Also, as drilling boomed, Interior became the conduit for annual royalties that reached $23 billion in 2008, $17.3 billion of which was funneled to the deficit-burdened United States Treasury. This cash flow reinforced congressional complacency. Besides, in most years, shipping accidents accounted for much more oil pollution leaching into ocean waters than offshore drilling or associated pipeline leaks. All this created a pressure-free atmosphere around Interior’s Minerals Management Service. Compared with food safety, toy safety, mountaintop coal mining, climate change, air quality, or water quality, the rigors of deep-water drilling operations and worker safety in the western and central Gulf of Mexico did not attract great scrutiny—as evidenced by the high numbers of deaths and injuries that took place on offshore platforms.

Deep-water drillers “succumbed to a false sense of security,” as the national commission put it. One warning sign was the well-documented unreliability of blowout preventers. These were contraptions meant to function as last-ditch fail-safe devices to smother uncontrolled wells before they could blow. A Norwegian firm, Det Norske Veritas, published a paper that examined fifteen thousand offshore wells operating between 1980 and 2006. It found eleven cases where teams drilling deep-water wells, fearing a blowout, had switched on their preventer devices. In only six cases did the wells come under control—an apparent failure rate of almost 50 percent. The Department of the Interior commissioned studies by WEST Engineering Services in 2002 and 2004 that looked in detail at the workings of certain types of blowout preventers, including that deployed on the Deepwater Horizon, and found that in many cases, the preventers did not work as advertised. The findings illustrated, the authors of one of the Interior-commissioned studies wrote, “the lack of preparedness in the industry” to manage “the last line of defense against a blowout.”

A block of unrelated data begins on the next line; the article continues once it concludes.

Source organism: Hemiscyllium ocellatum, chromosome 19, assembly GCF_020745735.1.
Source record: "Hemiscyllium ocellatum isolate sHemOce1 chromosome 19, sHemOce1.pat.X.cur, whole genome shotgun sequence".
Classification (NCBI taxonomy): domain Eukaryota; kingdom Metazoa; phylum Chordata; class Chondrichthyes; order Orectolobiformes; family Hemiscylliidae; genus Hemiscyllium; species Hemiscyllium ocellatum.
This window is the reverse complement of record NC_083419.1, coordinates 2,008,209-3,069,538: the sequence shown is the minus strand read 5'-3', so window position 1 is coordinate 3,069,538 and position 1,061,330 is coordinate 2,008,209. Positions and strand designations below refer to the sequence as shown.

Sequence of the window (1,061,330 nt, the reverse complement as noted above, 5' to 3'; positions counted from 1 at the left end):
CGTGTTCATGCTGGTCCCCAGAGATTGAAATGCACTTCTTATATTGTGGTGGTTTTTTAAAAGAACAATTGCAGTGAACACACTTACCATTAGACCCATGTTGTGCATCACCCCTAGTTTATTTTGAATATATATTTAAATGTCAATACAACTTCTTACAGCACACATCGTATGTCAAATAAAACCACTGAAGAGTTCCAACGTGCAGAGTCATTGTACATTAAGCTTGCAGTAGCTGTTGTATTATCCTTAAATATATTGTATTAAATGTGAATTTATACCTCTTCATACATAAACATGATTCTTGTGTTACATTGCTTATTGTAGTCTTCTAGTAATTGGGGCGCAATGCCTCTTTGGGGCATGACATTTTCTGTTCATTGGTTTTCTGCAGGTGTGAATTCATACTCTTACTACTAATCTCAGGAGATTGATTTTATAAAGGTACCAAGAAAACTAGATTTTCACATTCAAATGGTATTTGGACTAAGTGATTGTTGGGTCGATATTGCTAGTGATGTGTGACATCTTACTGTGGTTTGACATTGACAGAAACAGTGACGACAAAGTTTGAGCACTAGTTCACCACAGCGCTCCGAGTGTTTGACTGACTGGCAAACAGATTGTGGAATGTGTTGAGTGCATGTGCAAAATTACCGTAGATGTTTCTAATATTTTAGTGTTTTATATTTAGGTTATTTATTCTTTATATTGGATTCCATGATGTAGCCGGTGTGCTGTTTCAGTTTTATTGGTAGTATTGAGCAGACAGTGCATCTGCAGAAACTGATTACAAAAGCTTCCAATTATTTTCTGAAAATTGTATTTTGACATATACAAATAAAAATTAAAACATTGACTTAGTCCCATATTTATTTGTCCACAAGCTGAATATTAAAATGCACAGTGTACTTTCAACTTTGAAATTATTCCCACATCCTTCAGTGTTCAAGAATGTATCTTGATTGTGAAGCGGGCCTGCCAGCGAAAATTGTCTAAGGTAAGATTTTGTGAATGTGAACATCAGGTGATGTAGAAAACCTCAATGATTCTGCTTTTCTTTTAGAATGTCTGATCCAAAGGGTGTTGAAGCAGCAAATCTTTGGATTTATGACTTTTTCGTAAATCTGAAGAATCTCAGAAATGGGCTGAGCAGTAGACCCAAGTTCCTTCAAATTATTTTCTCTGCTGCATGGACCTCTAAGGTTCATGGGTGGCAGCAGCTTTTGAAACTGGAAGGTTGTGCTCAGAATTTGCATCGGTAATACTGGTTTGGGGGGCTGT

Complacency ran to the top of the American political system. While seeking the White House, Barack Obama excoriated John McCain for proposing to expand offshore drilling, because this would have “long-term consequences for our coastlines but no short-term benefits, since it would take at least ten years to get any oil. . . . When I’m president, I intend to keep in place the moratorium.” In office, he did not. An Interior Department review overlooked the evidence of weak fail-safe systems and implausible cleanup preparations, and, noting the lack of serious accidents to date, Interior secretary Ken Salazar recommended new leasing to the White House in early 2010. In a political trade-off made to advance climate change legislation pending in Congress, legislation that would never pass, Obama announced plans to consider drilling in previously closed areas of the south and mid-Atlantic Ocean and the eastern side of the Gulf of Mexico—if it were approved, this would amount to the largest geographical expansion of domestic offshore leasing in a generation. “I don’t agree with the notion that we shouldn’t do anything,” the president explained. “It turns out, by the way, that oil rigs today generally don’t cause spills. They are technologically very advanced.”